LONDON, April 10 (Thomson Reuters Foundation) - British supermarket Waitrose, food giant Nestle and accounting firm KPMG on Tuesday became the latest brands to announce plans to cut down on plastics wreaking havoc on the environment.
Waitrose, an upmarket grocer that treats loyal shoppers with free tea or coffee at its stores, said it will stop using disposable cups - which are very hard to recycle - this year.
Customers will continue to get their free coffee fix if they bring their own reusable cup, the company said in a statement.
"We believe removing all takeaway disposable cups is the right thing to do for our business and are confident the majority of customers will support the environmental benefits," Tor Harris, the supermarket's head of sustainability, said.
The shift by some of the biggest high-street names answers widespread consumer disquiet over pollution, accelerated after popular British naturalist David Attenborough urged consumers to stop using plastic bottles in his "Blue Planet II" TV series.
In January, privately-owned Iceland pledged to eliminate plastic packaging from its own-brand products by the end of 2023 - a first by a major British grocer.
KPMG said it would phase out the use of plastic water cups and cutlery at its 22 offices around Britain by the end of the year, after a successful trial in Manchester where employees were given metal water bottles to use instead.
The global accounting firm said it uses about 3 million plastic cups every year, costing 60,000 pounds ($85,000).
"Even with supplying each of our 15,000 employees with a free metal water bottle, the scheme is projected to pay for itself within 18 months," KPMG's environment manager Sarah Lindsay said in a statement.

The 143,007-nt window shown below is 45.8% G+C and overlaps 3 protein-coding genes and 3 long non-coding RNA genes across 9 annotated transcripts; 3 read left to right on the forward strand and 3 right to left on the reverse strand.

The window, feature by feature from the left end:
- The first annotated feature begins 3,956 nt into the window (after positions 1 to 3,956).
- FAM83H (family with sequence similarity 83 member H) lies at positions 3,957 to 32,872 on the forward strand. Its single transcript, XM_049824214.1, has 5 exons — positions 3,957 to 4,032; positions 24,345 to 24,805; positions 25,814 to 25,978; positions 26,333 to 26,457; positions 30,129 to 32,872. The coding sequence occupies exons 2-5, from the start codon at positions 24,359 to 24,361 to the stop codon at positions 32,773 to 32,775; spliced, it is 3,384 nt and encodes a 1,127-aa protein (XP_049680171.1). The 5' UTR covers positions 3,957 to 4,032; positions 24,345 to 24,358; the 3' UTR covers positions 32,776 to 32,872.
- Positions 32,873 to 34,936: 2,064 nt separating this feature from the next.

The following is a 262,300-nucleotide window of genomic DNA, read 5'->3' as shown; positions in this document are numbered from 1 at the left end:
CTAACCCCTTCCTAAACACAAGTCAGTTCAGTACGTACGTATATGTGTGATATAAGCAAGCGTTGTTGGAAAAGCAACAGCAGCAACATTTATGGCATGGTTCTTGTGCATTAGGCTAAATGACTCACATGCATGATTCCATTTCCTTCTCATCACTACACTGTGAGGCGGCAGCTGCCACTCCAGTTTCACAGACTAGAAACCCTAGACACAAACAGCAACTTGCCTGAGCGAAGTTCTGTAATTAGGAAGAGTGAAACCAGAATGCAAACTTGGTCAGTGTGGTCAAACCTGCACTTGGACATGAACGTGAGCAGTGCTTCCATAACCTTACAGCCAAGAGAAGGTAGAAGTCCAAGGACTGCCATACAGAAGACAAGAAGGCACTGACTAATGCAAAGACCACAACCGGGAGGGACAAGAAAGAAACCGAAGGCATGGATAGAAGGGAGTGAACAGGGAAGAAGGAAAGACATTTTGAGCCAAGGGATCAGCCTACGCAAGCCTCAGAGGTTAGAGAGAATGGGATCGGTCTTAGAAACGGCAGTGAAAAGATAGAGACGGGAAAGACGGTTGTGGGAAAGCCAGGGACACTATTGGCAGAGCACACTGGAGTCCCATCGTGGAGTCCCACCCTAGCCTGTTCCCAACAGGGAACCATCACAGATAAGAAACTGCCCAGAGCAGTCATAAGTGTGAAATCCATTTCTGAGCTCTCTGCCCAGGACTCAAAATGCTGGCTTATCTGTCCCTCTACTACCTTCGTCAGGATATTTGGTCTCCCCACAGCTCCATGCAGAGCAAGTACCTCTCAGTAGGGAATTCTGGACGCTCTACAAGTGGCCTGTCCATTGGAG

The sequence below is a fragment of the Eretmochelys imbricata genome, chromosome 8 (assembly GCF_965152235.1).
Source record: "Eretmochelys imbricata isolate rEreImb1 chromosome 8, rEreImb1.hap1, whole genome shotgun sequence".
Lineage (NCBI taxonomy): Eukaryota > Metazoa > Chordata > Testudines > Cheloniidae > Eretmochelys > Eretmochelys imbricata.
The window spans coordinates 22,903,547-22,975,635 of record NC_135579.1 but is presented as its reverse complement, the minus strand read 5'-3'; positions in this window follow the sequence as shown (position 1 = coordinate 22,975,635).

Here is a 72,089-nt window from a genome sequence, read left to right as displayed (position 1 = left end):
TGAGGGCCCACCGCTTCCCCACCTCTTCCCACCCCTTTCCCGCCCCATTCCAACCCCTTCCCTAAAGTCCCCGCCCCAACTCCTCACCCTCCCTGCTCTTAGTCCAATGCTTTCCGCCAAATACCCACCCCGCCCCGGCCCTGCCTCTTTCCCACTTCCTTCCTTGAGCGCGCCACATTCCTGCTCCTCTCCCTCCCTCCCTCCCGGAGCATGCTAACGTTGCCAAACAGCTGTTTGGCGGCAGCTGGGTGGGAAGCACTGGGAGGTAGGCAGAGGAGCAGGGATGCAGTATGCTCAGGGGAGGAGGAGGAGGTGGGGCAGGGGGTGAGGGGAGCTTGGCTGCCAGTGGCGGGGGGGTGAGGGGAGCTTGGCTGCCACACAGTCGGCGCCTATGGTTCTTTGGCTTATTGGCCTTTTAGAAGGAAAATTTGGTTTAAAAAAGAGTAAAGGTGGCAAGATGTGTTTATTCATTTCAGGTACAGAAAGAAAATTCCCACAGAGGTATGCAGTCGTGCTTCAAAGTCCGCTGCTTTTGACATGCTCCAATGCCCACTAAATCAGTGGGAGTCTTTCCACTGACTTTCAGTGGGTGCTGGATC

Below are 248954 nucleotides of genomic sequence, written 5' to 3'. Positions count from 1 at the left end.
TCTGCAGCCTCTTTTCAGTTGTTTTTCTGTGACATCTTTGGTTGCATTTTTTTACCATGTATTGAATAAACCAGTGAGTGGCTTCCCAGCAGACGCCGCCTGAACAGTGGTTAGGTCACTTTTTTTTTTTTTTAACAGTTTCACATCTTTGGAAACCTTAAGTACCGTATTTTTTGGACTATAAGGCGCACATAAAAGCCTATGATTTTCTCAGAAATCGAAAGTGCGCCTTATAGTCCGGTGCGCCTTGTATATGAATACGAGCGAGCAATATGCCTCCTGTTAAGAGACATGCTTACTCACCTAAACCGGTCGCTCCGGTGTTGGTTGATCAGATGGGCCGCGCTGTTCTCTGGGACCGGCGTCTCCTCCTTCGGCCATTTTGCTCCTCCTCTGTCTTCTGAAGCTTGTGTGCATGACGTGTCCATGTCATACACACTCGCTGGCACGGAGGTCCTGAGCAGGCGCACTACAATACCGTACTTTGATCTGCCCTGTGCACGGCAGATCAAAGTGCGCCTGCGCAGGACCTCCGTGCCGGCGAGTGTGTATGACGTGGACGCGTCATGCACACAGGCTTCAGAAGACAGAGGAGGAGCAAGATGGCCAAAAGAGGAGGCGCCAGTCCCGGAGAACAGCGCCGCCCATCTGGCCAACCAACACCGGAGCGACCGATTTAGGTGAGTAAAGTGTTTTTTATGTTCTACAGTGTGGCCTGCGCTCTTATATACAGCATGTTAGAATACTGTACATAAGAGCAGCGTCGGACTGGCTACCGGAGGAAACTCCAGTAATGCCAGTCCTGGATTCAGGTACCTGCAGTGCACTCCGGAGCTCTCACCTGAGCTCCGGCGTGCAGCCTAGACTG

Separately, Nestle, which owns more than 2,000 brands worldwide from chocolate snacks like KitKat and Smarties to Perrier bottled water, announced it aims to make all of its packaging recyclable or re-usable by 2025.
"Plastic waste is one of the biggest sustainability issues the world is facing today," Nestle chief executive Mark Schneider, said in a statement.
United Nations figures show 8 million tonnes of plastic - bottles, packaging and other waste - enter the ocean each year, degrading precious habitats, killing marine life and entering the human food chain.
Scientists have urged tougher restrictions on plastic waste. In December, almost 200 nations agreed to limit plastic pollution of the oceans, warning it could outweigh fish by 2030.
($1 = 0.7064 pounds)
Reporting by Umberto Bacchi; Editing by Katy Migiro.
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